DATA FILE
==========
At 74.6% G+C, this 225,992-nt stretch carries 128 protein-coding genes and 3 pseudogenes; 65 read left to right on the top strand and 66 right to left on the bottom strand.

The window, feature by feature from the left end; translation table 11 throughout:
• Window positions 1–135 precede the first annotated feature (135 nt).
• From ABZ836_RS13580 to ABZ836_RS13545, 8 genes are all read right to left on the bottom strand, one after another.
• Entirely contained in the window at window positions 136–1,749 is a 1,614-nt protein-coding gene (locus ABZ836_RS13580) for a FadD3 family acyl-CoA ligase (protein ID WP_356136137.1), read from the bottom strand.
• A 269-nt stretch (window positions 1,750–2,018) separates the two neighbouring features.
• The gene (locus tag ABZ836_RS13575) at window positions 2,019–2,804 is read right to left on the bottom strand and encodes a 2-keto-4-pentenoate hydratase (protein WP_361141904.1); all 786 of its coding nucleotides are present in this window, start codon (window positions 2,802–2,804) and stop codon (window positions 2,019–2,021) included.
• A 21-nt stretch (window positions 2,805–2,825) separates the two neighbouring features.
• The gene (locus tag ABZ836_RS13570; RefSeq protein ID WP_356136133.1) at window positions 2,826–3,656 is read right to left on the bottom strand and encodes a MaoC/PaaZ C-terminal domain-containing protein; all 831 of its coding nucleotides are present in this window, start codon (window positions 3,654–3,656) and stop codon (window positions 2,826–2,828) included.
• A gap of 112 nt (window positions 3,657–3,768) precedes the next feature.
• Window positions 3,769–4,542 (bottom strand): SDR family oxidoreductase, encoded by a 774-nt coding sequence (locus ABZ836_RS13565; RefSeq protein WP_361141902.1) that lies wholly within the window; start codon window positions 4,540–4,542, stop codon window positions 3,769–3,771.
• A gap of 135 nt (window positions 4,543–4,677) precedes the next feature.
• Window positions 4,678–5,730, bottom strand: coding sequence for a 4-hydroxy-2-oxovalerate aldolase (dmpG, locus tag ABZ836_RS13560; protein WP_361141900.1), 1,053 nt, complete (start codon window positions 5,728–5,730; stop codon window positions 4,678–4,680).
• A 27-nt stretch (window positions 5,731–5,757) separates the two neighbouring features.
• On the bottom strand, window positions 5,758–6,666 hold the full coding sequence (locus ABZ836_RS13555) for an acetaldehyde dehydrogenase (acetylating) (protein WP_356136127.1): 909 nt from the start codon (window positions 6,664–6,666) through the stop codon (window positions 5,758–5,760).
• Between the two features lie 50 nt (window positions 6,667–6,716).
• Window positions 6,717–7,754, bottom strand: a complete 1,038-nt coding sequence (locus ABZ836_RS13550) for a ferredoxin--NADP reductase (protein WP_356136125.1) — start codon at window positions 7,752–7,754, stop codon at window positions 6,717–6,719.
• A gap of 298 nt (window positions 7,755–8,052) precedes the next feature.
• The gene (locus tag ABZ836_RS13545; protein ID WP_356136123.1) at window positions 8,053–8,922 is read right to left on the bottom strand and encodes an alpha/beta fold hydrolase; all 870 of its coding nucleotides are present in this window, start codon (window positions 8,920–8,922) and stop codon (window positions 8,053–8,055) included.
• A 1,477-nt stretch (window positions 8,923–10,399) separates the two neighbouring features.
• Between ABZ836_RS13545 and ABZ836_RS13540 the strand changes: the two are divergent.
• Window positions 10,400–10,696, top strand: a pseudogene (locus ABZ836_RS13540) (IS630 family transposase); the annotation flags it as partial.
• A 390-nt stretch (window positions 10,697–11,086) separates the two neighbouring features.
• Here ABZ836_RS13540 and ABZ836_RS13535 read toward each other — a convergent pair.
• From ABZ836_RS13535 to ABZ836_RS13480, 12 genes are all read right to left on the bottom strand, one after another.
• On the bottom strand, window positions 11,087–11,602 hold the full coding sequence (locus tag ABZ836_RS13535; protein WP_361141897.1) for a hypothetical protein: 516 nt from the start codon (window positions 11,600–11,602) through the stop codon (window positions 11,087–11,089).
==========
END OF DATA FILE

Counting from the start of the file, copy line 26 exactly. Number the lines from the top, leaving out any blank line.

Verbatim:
• On the bottom strand, window positions 11,087–11,602 hold the full coding sequence (locus tag ABZ836_RS13535; protein WP_361141897.1) for a hypothetical protein: 516 nt from the start codon (window positions 11,600–11,602) through the stop codon (window positions 11,087–11,089).